What happens when hurtful actions are ongoing, however?
Or, when the person who has acted wrongly is not willing (or able) to make meaningful repairs?
Or, what if you’re not ready to forgive, and this hesitation serves a purpose?
Too often, the pressure or advice of family, friends or church to forgive merely contributes to the emotional baggage the person wronged already carries. Just as harmful, if not more so, premature forgiveness can hinder the unique growth needs of the each person in the relationship.
If your partner is struggling with an addiction or with narcissistic tendencies, in particular, you’ve likely been exposed to an arsenal of deceptive tactics, such as denial, lies, and messages designed to manipulate your emotions with guilt, fear or shame, which may be honed down to an art form.
The key defining characteristics of narcissism, for example, are a lack of empathy, a willful seeking to derive pleasure from hurting others, and an overall sense of superiority, contempt or scornful looking down on others. In this case, one can ask:
How helpful would forgiveness be in the wake of a toxic relationship with a partner that does not have a developed capacity for empathy – and thus little or no sense of remorse for the harm they’ve caused?
How useful would forgiveness be to a partner that needs to heal themselves of problematic behavioral patterns such as taking pleasure in making others feel small or insignificant?
How beneficial is it for a person to automatically forgive when their main problem in relationships has to do with not expressing what hurts them or what they want or need, out of fear of upsetting or not pleasing others?
In short, how can it be healthy to place responsibility on one to forgive, but not on the other to make amends?
Perhaps a more complex approach is warranted, one that is mindful of the wellbeing and highest interest of each person in the relationship to stretch out of old toxic patterns and to embrace more life-enriching ones.
A more complex approach that is relationship focused?
As Dr. Janis Abrahms Spring points out in her book, How Can I Forgive You? The Courage to Forgive, The Freedom Not To, most everything that has been written about forgiveness directly preaches to the wounded party on why they ‘should’ forgive. Some of these reasons, such as “‘good’ people forgive” or “God commands it” are well intended, however, in some cases, wittingly or unwittingly, they can put undue shame and pressure on one party to forgive prematurely, which makes matters worse rather than better.
Premature forgiveness, she notes, is at best a ‘cheap’ substitute as it does not require the participation of the person who acted wrongly to make amends. Genuine forgiveness, Dr. Abrahms Spring argues, is a more in-depth process that involves the person who acted wrongly, and places the onus of responsibility on them to make amends. Simultaneously, it frees the person wronged to have the option to not forgive the other (and engage in steps of acceptance instead).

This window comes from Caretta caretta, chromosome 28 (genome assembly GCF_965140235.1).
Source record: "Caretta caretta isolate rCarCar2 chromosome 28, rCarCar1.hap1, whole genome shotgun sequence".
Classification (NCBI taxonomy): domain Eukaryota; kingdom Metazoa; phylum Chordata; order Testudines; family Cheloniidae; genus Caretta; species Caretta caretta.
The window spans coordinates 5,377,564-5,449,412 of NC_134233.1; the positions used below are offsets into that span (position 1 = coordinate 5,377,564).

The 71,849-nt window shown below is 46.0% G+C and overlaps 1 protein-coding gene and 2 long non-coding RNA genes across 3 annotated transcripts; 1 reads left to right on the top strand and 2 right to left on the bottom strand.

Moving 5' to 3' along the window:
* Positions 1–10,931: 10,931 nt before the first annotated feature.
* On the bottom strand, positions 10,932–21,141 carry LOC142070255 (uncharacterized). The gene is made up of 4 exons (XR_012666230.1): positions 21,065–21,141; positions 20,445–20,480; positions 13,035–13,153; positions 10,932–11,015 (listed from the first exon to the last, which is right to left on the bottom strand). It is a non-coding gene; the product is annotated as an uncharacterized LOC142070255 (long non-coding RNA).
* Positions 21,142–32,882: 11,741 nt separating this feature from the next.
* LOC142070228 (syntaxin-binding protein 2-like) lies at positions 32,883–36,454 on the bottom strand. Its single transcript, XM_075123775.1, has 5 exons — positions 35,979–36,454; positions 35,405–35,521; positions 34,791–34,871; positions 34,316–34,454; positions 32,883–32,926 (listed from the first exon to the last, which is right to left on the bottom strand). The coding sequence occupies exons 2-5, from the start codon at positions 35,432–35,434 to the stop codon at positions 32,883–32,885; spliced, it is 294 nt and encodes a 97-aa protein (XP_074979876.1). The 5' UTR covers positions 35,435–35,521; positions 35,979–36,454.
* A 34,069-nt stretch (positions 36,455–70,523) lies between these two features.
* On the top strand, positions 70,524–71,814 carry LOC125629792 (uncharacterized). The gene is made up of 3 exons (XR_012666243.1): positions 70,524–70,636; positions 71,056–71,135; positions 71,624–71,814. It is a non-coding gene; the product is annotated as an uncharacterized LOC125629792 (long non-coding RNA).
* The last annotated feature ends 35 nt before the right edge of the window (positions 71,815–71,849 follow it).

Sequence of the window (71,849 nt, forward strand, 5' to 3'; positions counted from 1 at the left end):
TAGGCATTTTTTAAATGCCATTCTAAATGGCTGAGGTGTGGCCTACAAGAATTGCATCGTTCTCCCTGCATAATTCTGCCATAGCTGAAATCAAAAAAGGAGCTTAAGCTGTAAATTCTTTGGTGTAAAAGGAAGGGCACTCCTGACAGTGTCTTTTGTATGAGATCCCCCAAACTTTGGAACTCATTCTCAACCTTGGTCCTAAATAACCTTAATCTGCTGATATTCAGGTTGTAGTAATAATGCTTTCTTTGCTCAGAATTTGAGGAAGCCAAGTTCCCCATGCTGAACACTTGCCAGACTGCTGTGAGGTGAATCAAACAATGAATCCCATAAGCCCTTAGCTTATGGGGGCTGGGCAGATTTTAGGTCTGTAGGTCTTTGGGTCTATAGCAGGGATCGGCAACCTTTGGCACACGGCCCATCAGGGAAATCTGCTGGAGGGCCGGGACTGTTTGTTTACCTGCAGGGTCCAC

When persons feel pressured to forgive prematurely, they often react in one of three ways:
They refuse to forgive, and regard it their ‘right’ to keep hurting, hating or holding onto a grudge or bitterness, subconsciously, as a protective defense that provides a quick-fix illusion of power, refuge or comfort.
They force themselves to forgive, giving in to internalized social or religious commands, however, they keep cycling back to bouts of hating the other or hating themselves for not being “able” to forgive, or both.
They profess to forgive, feeling a saintly euphoria one moment, and cheated or dishonest in the next.
A more complex approach is mindful of each person in the context of their relationship, and what they need to learn, to understand and to do that would help them create a relationship that better sustains, grows and enriches them as individuals.
Four approaches to forgiveness?
Though Dr. Abrahms Spring’s work primarily deals with infidelity in couple relationships, the same principles universally apply to any situation in which forgiveness is a factor. Drawing from many case studies, she has identified at least four categories of forgiveness:
1. Cheap forgiveness
This type of forgiveness occurs when a person forgives too easily or quickly. Persons who engage in this pattern of forgiveness are often those who tend to avoid conflict by pleasing others, preferring to stew inside rather than upset others or be called ‘selfish.’ They mean well, but their actions stem from a neediness to keep peace, or to relieve feelings of guilt connected to upsetting others or not being ‘nice’ persons they believe they ‘should’ be.
When a person takes action to preserve a relationship at any cost, it is primarily out of love and not fear. It sends a relationship-impairing message to the one who acted wrongfully that they are not responsible for their actions, and that they do not play a role in nourishing the relationship. This imbalance can result, over time, in a toxic relationship that stunts the growth of both.
2. Refusal to forgive.